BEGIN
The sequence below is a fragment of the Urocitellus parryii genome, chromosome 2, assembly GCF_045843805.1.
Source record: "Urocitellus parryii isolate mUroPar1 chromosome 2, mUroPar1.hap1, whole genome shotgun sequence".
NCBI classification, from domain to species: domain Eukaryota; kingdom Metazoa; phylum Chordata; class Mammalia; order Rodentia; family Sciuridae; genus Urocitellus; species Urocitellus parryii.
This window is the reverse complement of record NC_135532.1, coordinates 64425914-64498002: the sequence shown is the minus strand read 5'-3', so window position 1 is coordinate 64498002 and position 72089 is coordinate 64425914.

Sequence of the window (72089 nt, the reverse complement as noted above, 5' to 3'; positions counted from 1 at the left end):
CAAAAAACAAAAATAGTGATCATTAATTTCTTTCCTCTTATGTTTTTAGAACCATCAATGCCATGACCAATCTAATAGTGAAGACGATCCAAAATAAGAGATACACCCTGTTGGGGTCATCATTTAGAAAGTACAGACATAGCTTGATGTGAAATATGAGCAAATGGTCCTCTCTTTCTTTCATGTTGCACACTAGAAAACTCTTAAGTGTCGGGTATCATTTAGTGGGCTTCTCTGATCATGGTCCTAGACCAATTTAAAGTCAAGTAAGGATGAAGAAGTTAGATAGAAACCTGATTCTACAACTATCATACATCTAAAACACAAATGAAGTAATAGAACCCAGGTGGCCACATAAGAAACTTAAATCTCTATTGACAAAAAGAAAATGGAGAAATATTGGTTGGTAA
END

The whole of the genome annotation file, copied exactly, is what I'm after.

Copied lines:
The sequence below is a fragment of the Urocitellus parryii genome, chromosome 2, assembly GCF_045843805.1.
Source record: "Urocitellus parryii isolate mUroPar1 chromosome 2, mUroPar1.hap1, whole genome shotgun sequence".
NCBI classification, from domain to species: domain Eukaryota; kingdom Metazoa; phylum Chordata; class Mammalia; order Rodentia; family Sciuridae; genus Urocitellus; species Urocitellus parryii.
This window is the reverse complement of record NC_135532.1, coordinates 64425914-64498002: the sequence shown is the minus strand read 5'-3', so window position 1 is coordinate 64498002 and position 72089 is coordinate 64425914.

Sequence of the window (72089 nt, the reverse complement as noted above, 5' to 3'; positions counted from 1 at the left end):
CAAAAAACAAAAATAGTGATCATTAATTTCTTTCCTCTTATGTTTTTAGAACCATCAATGCCATGACCAATCTAATAGTGAAGACGATCCAAAATAAGAGATACACCCTGTTGGGGTCATCATTTAGAAAGTACAGACATAGCTTGATGTGAAATATGAGCAAATGGTCCTCTCTTTCTTTCATGTTGCACACTAGAAAACTCTTAAGTGTCGGGTATCATTTAGTGGGCTTCTCTGATCATGGTCCTAGACCAATTTAAAGTCAAGTAAGGATGAAGAAGTTAGATAGAAACCTGATTCTACAACTATCATACATCTAAAACACAAATGAAGTAATAGAACCCAGGTGGCCACATAAGAAACTTAAATCTCTATTGACAAAAAGAAAATGGAGAAATATTGGTTGGTAA